McNair Program loses its funding

The Florida A&M University’s Ronald E. McNair Program, which was established to prepare undergraduate students for graduate study at the doctorate level, was canceled on Sept. 30 because of a lack of funding.

Named after the NASA astronaut killed in the Space Shuttle Challenger mission in 1986, the Ronald E. McNair Post-Baccalaureate Achievement Program was founded in 1990 to assist minority and first-generation college students in obtaining doctoral degrees and helping students pursue teaching careers on the college level.

During the summer, program scholars conduct research while under the supervision of a faculty member in their major. The 10-week summer research gives scholars exposure to the type of work that would be required in graduate school.

The program provides graduate-school related seminars such as the Graduate Record Exam tutorials, GRE waivers, assistance with graduate school admissions, graduate school fairs, research conferences and graduate school visits.

For Lisa McClelland, FAMU McNair Program director since 1996, the termination of the program left her and three other staff members jobless.

“I didn’t receive enough notice before the program was canceled…it wasn’t proper notification,” McClelland said. “It is extremely disheartening that the program wasn’t funded.”

Dorothy Henderson, Ph.D., dean of the School of General Studies, said she received notice of cancellation a week before its termination date.

“This [cancellation] will have a tremendous impact on students that are presently enrolled in the program,” Henderson said. “We were not able to inform students the right way because we found out too late.”

Henderson said the university did not score high enough on its renewal proposal that was presented to the U.S. Department of Education in order for the program to receive future funding.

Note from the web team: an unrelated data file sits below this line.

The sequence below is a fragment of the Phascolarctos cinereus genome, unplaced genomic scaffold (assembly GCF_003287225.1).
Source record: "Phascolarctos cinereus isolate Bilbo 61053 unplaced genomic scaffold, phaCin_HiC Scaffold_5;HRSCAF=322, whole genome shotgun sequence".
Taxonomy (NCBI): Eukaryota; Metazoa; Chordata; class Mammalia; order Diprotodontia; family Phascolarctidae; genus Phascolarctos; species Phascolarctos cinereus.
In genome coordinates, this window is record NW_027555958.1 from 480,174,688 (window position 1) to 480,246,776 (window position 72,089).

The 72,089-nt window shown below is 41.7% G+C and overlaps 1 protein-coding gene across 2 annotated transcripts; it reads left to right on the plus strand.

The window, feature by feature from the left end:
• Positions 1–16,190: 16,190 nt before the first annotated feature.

“The federal department of education scores the proposal and we have to get a 98.67 on it to receive the grant…we received a 96.3,” Henderson said. “That score ultimately decided if we were funded or not.”

According to McClelland, their grant-request proposal received 15 “prior experience points,” which are credited for prior grant recipients when their program thoroughly utilized the funds.

Jane Glickman, a spokesperson for the U.S. Department of Education, said the McNair grant program has limited funds with lots of applicants.

“The grant program is very competitive, especially during a new grant cycle,” Glickman said. “Applications are scored by a panel of three objective people and they review the applicant, then the scores are averaged.”

Glickman said the funds for the FAMU McNair Program were never cut. However, its renewal application was not approved.

For FAMU alumna and former McNair Program scholar Valencia Edochie, the McNair program’s cancellation was totally unexpected.

“I am very disappointed because the program is very imperative for undergrads heading to graduate school,” said the 24-year-old University of Wisconsin graduate student. “The program did so much for me and helped me become more comfortable with going to grad school,” Edochie said. “Because of the program, I had a home when I went to grad school and I was able to utilize its resources.”

For students currently enrolled in the program, the university is seeking funding alternatives.

“We are asking the university to sponsor the three students that are presently in the program,” Henderson said. “We want those students to be able to finish the program.”

McClelland said students that need letters of recommendation from the program can contact her at anytime.

“I am here for the students…it is still rewarding to see students achieve their goals,” McClelland said.